“Second, what kind of America do we want to live in? And what kind of America do we want for our kids and grandkids? We want a country that is free and prosperous. We want one that cares for everyone by providing as many opportunities as possible to grow and unleash their potential. We want a dynamic America that is more innovative and creative than anywhere else on earth.”
“If we don’t let companies make these sorts of tough decisions, we put that bright future at risk. Do you want your kids to lose out on future opportunities because of limits on how much companies and individuals can innovate and create? The creation of airplanes eventually resulted in fewer jobs in some other transportation industries, like trains, because people had a new, exciting choice. Five hours from New York to LA, not five days or five weeks. These sorts of developments open doors to things we never could have seen otherwise.”
“In fact, tens of millions of heroic pioneers, including your ancestors, have flocked to America for the freedom and prosperity we have here. Tens of millions of Americans unleash their potential every single day because of the dynamic environment we’ve worked so hard to create. It’s a cornerstone of our success. For that creativity to flourish, we all need to be free to make personal and professional decisions we think are best.”
“For better and, yes, for worse, this sort of creation also involves some destruction, like in Rustington. We can’t overlook that. These decisions also make a lot of Americans better off. Consider your neighbors 30 miles down the road in Stonehill. Five years ago, their factory was at risk of closing because costs were getting too high and they were losing money. Now that they have access to cheaper parts imported from overseas, their factory is growing and they’re creating lots of new jobs. That’s exciting, and it’s possible only by focusing on abundance. Is it fair to hurt the Stonehill community by making it harder or impossible to import foreign parts, which could jeopardize the factory and everyone who works there?”
“If we stop letting people innovate, we won’t ever make progress, and we’ll miss out on cures to terrible diseases, awesome new technologies, and powerful ideas that help a lot of people. We won’t create new opportunities for Rob, Emily and Leah. If we want our kids to have a better and brighter future, we need America to be innovative, creative, free and prosperous enough to give people those better lives. And while it isn’t perfect, that’s what the abundance agenda does.”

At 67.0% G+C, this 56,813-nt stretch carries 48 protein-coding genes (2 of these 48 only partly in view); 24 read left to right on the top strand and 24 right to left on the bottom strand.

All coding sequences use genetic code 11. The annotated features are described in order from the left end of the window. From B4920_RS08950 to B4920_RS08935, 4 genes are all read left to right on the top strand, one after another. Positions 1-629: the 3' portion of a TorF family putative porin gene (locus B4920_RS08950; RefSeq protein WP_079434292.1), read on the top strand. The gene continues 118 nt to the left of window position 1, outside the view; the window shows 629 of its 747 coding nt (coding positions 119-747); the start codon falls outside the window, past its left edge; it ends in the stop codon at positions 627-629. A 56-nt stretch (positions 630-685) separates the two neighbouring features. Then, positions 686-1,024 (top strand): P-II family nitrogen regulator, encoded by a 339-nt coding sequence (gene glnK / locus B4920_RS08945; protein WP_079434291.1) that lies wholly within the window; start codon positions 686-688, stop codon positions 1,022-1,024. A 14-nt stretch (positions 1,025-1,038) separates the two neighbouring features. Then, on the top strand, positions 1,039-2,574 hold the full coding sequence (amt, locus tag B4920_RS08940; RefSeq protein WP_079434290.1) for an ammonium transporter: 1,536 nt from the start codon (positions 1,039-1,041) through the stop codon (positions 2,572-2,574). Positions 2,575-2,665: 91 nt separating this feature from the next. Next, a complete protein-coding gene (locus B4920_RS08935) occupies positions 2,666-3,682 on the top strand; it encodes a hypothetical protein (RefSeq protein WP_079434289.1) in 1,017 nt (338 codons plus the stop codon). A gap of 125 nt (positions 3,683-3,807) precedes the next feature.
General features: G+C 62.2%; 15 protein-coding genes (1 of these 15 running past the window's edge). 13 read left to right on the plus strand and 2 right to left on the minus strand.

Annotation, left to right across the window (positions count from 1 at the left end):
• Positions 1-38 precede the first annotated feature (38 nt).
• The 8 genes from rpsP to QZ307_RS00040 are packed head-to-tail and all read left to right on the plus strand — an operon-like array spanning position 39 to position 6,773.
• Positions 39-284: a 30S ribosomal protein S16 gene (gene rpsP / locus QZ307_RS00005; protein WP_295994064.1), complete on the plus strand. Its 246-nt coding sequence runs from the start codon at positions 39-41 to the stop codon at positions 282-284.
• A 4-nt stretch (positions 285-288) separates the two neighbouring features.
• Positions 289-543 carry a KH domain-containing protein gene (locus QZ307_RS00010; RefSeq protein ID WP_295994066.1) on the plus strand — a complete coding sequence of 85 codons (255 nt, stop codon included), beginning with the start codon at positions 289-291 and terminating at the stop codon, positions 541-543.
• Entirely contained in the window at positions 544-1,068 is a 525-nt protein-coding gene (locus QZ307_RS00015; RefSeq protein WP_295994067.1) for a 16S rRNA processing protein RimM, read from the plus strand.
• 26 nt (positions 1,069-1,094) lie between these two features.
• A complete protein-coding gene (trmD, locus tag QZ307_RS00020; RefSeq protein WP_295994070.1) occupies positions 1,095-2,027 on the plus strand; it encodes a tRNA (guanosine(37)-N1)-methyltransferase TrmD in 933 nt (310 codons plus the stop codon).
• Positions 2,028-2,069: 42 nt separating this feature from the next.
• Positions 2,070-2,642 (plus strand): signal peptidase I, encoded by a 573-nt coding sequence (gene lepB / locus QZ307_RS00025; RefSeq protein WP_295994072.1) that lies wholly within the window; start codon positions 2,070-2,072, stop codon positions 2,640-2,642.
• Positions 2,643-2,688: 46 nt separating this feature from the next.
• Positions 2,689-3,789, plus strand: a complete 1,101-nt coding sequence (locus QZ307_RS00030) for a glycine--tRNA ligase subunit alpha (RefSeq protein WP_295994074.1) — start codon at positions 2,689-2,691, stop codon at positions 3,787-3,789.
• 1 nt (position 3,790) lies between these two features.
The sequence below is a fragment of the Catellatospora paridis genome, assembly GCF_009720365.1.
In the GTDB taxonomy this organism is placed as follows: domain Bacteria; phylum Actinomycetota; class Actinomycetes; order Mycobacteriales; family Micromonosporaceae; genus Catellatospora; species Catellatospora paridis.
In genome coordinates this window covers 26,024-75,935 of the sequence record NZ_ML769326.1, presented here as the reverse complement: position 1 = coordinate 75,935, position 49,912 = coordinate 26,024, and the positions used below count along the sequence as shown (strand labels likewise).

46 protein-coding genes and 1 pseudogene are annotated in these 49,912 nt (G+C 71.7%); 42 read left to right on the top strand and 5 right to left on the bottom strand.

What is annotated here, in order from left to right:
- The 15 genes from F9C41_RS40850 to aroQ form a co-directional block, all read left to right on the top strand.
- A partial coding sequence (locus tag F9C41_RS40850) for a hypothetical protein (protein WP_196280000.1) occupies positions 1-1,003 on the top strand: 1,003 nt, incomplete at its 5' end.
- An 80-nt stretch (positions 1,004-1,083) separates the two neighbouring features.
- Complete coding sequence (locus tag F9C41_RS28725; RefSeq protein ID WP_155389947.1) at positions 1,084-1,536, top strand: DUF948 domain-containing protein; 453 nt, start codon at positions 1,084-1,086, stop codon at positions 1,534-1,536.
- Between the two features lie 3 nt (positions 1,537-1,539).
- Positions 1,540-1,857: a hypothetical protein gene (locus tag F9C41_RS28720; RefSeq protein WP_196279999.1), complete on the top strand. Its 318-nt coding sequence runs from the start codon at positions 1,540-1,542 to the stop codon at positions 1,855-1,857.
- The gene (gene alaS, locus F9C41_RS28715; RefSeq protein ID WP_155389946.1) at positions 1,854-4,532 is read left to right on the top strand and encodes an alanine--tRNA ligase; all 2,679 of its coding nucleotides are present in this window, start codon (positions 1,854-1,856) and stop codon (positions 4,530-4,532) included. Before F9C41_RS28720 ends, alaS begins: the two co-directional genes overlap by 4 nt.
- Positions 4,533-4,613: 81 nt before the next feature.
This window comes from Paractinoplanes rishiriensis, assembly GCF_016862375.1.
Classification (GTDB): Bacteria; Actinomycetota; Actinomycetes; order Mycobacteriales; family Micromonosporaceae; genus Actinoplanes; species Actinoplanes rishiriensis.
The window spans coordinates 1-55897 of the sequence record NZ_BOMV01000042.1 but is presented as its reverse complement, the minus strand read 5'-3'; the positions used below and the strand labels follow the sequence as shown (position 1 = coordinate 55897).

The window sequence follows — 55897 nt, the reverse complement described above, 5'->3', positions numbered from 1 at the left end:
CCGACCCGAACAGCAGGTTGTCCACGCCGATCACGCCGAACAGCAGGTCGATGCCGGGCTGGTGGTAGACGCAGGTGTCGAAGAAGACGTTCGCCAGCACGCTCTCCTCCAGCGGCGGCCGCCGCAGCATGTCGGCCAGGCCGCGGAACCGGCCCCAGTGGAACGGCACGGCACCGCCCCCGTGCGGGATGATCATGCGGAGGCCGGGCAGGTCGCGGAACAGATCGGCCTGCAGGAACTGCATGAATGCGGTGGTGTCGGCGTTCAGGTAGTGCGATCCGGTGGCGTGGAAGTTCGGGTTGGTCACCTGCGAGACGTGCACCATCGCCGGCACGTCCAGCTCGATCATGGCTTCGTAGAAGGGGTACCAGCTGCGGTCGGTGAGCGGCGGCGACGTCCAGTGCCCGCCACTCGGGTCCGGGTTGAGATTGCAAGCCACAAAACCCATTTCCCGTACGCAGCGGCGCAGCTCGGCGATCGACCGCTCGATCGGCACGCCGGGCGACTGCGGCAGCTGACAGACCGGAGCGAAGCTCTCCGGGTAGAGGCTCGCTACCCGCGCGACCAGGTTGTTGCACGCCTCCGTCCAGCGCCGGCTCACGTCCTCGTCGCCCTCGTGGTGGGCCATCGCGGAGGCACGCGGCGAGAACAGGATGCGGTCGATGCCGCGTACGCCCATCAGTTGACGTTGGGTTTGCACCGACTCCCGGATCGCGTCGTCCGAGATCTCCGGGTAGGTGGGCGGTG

We must recognize that the goal here isn’t for Susie to have some sort of “road to Damascus” moment. She won’t. She’s not going to pause and say, “Wow, you know, I’m so glad John is losing his job.” Rather, the goal is to facilitate a conversation that isn’t filled with fear and anger, and that can open her eyes to some of the benefits of an abundance agenda. After all, there’s no silver bullet for making the case for abundance.
EQ or Else
Who could possibly be against abundance? Do you know anyone who says: “We need fewer jobs, less energy, unaffordable housing, lower quality education, and generally fewer resources and opportunities for people. Long live scarcity!” Probably not. That means the case for abundance is a slam dunk, right? Alas, no.
The reality is that critics of the abundance agenda lead with emotional intelligence because it’s effective. They fully grasp that things like zoning laws and regulations are deeply emotional issues. That’s why critics on both sides of the political spectrum play on those emotions.
When supporters of an abundance agenda try to respond with data, our claims fall on deaf ears. Our advocacy is ineffective. And, ultimately, the people who need abundance the most won’t get it. It’s therefore necessary to start taking EQ more seriously, and incorporate it into our advocacy. The alternative—scarcity—is too scary for everyone, even Susie.
This is the second of two articles on making the case for abundance. The first can be found here.